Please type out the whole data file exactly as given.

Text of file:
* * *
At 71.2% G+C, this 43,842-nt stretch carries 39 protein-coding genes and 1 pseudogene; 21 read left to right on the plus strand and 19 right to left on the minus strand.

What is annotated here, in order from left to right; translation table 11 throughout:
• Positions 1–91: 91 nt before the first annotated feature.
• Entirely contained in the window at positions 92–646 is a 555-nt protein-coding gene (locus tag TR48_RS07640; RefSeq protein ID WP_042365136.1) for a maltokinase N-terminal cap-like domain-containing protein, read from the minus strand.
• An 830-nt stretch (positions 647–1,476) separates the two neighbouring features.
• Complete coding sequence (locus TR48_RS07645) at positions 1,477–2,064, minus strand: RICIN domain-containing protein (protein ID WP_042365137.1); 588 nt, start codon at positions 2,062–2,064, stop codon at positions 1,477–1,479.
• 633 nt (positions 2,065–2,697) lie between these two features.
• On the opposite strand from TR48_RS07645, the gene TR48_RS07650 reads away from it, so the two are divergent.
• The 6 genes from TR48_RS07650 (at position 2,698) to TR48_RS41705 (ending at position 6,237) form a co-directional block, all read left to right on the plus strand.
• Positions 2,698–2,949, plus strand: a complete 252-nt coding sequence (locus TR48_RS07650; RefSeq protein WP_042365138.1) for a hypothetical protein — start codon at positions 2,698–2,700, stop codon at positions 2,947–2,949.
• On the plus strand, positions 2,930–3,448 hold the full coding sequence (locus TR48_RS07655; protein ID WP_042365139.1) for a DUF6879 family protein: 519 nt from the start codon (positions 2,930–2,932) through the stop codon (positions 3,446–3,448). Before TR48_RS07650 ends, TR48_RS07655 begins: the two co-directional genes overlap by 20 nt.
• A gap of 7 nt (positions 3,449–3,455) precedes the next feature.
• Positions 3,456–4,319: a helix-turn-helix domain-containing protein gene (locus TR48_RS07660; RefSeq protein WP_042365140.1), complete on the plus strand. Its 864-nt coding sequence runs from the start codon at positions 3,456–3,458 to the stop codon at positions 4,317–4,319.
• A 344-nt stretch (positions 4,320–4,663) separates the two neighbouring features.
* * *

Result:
At 71.2% G+C, this 43,842-nt stretch carries 39 protein-coding genes and 1 pseudogene; 21 read left to right on the plus strand and 19 right to left on the minus strand.

What is annotated here, in order from left to right; translation table 11 throughout:
• Positions 1–91: 91 nt before the first annotated feature.
• Entirely contained in the window at positions 92–646 is a 555-nt protein-coding gene (locus tag TR48_RS07640; RefSeq protein ID WP_042365136.1) for a maltokinase N-terminal cap-like domain-containing protein, read from the minus strand.
• An 830-nt stretch (positions 647–1,476) separates the two neighbouring features.
• Complete coding sequence (locus TR48_RS07645) at positions 1,477–2,064, minus strand: RICIN domain-containing protein (protein ID WP_042365137.1); 588 nt, start codon at positions 2,062–2,064, stop codon at positions 1,477–1,479.
• 633 nt (positions 2,065–2,697) lie between these two features.
• On the opposite strand from TR48_RS07645, the gene TR48_RS07650 reads away from it, so the two are divergent.
• The 6 genes from TR48_RS07650 (at position 2,698) to TR48_RS41705 (ending at position 6,237) form a co-directional block, all read left to right on the plus strand.
• Positions 2,698–2,949, plus strand: a complete 252-nt coding sequence (locus TR48_RS07650; RefSeq protein WP_042365138.1) for a hypothetical protein — start codon at positions 2,698–2,700, stop codon at positions 2,947–2,949.
• On the plus strand, positions 2,930–3,448 hold the full coding sequence (locus TR48_RS07655; protein ID WP_042365139.1) for a DUF6879 family protein: 519 nt from the start codon (positions 2,930–2,932) through the stop codon (positions 3,446–3,448). Before TR48_RS07650 ends, TR48_RS07655 begins: the two co-directional genes overlap by 20 nt.
• A gap of 7 nt (positions 3,449–3,455) precedes the next feature.
• Positions 3,456–4,319: a helix-turn-helix domain-containing protein gene (locus TR48_RS07660; RefSeq protein WP_042365140.1), complete on the plus strand. Its 864-nt coding sequence runs from the start codon at positions 3,456–3,458 to the stop codon at positions 4,317–4,319.
• A 344-nt stretch (positions 4,320–4,663) separates the two neighbouring features.